Cinderella at the Everyman Theatre review: We had an absolute ball

Miranda Hart, high-flying surprises, a double dose of saucy panto dames and lashings of Tweedy, Cinderella proved the Everyman Theatre’s best – and most grown up – pantomime yet.

By Michelle Fyrne  |  Published
'Polished, professional, extremely camp and laugh out loud funny' Cinderella at the Everyman Theatre. All photos © Darren Bell.
'Polished, professional, extremely camp and laugh out loud funny' Cinderella at the Everyman Theatre. All photos © Darren Bell.

Such fun!

Cinderella at the Everyman Theatre review

Opening with the distinguishable plummy voice of Miranda Hart as the show’s narrator, the well-loved fairy tale Cinderella has been given a magical Gloucestershire adaptation for the Everyman Theatre’s stage, for the annual pantomime running from November 2019 to January 2020.

While the timeless storyline has remained largely unchanged, this year writer Samuel Holmes’ cheeky script has been peppered with plenty of local locations from Pittville Park to Sudeley Castle and more cheese than you find rolling down Cooper’s Hill.

One man show? Oh no it isn’t…

Cinderella at the Everyman Theatre review

Cinderella is by no means the one-man show you might expect, with the whole cast performing together beautifully, particularly Courtney-Brogan Smalley, who made a brilliant debut in the downtrodden, but delightfully kind title role. Warm, likeable and a strong vocalist – we were particularly impressed that she and Prince Charming (Sam Murphy) managed to keep a straight face during a heartfelt duet, while Tweedy created havoc with cleaning appliances!

Kane Verrall brought an infectious high energy to the role of Dandini, which he really made his own; sparklingly Essex fairy godmother (Annalise-Liard Bailey) dazzled with her magical mishaps; while the Ugly Sisters Cortina (Kevin Brewis) and Florence (Steven Roberts) made for a perfectly dislikeable and fun double act.

The troupe of professional West End performers also gave the production a high-end feel, with expertly-choregraphed dance routines and show-stopping musical numbers, alongside the talented young, local dancers.

But, it’s fair to say that it is, of course, the incredible Tweedy who steals the show – and could, frankly, thoroughly entertain the 675-capacity theatre with little more than a penny whistle, tiny bike and bucket of gloop for two hours.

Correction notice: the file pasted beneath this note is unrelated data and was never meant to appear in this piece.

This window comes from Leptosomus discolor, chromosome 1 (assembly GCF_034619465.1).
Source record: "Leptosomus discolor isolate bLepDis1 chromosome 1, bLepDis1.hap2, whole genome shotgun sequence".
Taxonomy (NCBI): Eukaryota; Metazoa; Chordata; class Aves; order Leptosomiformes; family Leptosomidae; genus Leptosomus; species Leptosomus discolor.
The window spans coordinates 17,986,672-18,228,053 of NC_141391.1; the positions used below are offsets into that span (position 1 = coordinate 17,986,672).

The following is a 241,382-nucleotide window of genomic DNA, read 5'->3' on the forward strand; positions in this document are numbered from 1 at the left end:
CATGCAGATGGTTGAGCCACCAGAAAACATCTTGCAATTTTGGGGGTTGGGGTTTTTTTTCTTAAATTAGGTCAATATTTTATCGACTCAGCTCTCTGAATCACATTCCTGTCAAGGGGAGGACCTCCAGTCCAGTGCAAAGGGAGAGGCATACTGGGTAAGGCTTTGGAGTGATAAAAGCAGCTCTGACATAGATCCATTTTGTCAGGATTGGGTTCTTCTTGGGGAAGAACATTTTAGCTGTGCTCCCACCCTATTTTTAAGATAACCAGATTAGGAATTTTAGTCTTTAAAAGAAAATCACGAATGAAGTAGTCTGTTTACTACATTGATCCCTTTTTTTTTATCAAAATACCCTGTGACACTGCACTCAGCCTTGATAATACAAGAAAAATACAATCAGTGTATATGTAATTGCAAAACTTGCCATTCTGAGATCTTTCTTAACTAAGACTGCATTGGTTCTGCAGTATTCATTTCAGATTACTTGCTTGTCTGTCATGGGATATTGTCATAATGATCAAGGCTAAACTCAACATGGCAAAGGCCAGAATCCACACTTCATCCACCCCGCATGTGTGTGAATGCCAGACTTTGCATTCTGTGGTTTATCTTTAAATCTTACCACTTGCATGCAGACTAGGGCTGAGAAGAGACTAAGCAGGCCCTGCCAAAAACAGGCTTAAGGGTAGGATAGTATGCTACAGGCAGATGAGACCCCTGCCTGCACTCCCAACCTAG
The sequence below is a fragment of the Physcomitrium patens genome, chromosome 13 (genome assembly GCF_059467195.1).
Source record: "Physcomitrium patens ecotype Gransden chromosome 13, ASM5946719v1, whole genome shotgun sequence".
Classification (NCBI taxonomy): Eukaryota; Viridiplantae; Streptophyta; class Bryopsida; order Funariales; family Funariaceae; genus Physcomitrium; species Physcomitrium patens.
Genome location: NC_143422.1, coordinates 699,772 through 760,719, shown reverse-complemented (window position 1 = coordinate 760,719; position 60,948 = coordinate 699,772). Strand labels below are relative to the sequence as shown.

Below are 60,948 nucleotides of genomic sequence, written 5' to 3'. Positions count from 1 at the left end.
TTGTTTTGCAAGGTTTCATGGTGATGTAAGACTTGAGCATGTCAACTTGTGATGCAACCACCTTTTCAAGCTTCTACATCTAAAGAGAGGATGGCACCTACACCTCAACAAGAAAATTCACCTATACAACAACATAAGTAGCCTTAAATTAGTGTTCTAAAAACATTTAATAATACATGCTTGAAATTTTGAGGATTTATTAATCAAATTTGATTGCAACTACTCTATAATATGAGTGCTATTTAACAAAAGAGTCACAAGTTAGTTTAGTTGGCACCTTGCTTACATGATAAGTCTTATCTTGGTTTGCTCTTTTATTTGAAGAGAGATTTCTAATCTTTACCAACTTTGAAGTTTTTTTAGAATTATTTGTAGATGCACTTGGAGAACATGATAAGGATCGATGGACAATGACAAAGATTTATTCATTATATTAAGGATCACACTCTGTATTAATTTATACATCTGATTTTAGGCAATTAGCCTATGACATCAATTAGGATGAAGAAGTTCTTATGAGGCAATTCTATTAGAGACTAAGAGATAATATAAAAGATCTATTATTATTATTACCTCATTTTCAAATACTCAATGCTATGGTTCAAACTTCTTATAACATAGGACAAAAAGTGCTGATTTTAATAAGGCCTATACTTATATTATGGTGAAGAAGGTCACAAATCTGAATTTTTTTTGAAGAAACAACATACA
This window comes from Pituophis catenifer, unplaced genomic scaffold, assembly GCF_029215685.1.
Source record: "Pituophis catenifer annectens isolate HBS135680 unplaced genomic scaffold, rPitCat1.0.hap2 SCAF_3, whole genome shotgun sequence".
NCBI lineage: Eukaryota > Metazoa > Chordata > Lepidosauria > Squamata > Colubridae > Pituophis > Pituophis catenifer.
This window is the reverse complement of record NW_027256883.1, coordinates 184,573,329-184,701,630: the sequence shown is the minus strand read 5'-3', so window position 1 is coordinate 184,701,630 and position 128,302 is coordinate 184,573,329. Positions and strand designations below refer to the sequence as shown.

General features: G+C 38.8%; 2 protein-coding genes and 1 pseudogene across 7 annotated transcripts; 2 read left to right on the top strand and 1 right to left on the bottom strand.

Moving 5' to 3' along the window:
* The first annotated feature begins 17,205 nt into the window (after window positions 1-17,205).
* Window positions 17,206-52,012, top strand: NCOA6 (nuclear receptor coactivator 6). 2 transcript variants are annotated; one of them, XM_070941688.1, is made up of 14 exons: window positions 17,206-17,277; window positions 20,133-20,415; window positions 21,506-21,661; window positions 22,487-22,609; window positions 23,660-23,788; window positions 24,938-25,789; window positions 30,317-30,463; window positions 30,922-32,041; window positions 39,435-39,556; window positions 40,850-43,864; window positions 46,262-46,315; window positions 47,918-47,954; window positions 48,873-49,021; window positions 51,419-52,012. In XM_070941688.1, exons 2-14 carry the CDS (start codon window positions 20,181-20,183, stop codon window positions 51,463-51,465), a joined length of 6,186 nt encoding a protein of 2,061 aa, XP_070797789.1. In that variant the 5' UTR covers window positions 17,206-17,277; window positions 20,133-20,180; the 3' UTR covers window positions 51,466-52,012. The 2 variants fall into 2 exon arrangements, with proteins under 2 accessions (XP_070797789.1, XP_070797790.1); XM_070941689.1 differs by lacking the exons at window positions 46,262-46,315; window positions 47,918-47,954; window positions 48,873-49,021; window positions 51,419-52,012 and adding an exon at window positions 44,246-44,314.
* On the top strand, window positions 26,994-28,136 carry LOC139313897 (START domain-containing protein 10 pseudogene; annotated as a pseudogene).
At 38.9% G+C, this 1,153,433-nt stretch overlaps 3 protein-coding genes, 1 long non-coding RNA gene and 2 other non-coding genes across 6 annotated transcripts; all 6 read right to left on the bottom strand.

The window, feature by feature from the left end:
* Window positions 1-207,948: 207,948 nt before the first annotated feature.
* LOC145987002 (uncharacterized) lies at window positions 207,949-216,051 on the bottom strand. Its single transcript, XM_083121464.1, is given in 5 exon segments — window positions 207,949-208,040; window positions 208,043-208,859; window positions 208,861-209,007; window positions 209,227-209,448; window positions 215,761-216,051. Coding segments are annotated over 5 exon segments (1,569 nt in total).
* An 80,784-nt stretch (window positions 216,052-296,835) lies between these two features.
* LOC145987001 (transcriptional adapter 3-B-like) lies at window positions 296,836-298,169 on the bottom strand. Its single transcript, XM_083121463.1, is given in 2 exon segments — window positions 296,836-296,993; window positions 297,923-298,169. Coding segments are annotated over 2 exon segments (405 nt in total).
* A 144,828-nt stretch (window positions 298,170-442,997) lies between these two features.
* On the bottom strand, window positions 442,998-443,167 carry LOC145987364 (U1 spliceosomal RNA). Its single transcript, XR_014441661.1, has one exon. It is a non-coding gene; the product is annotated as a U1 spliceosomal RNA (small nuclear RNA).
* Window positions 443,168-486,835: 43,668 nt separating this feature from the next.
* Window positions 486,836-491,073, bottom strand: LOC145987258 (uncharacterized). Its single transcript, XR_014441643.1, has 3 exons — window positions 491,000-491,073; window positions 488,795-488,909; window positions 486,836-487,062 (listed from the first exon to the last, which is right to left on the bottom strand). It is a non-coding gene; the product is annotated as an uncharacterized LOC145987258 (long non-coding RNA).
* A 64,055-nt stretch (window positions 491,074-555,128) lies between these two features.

Surely taking the title of hardest working man in the business, there seemed barely a minute that Tweedy, who played Buttons, was off the stage. And the crowd heartily approved of all his silly slapstick and trademark clowning about – look out for the messy ice cream scene!

The best yet, oh yes it was…

Cinderella at the Everyman Theatre review

We described the Everyman Theatre’s 2018 pantomime, Aladdin, as ‘a slick, epic and no-expense-spared musical production fit for the West End’ and Cinderella has somehow managed to top it.

The overflowing abundance of one-liners and naughty innuendos got the Cheltenham theatre’s crowds roaring with laughter, particularly the grown-ups. With the shorter running time working well for families with small children – who were delighted with all the slapstick, sing-alongs and silly antics – not to mention a high-flying surprise.

The costumes were notably stunning – particularly the Ugly Sisters’ sartorially extravagant creations. With song choices from the Jonas Brothers, Ed Sheeran, Jess Glynne and Bruno Mars giving the show a modern feel.

Polished, professional, extremely camp and laugh out loud funny, we had an absolute ball.

SoGlos loves

Cinderella has broken all the Everyman Theatre’s box office records – selling more than 48,000 tickets and almost completely selling out – with just a limited few tickets remaining during the final week in January 2020.

On sale now, you can also snap-up the best tickets for next year’s pantomime, Jack and the Beanstalk. So, practice those fe, fi, fo, fums and get booking…

For more information, see Cinderella pantomime at Everyman Theatre or visit

By Michelle Fyrne

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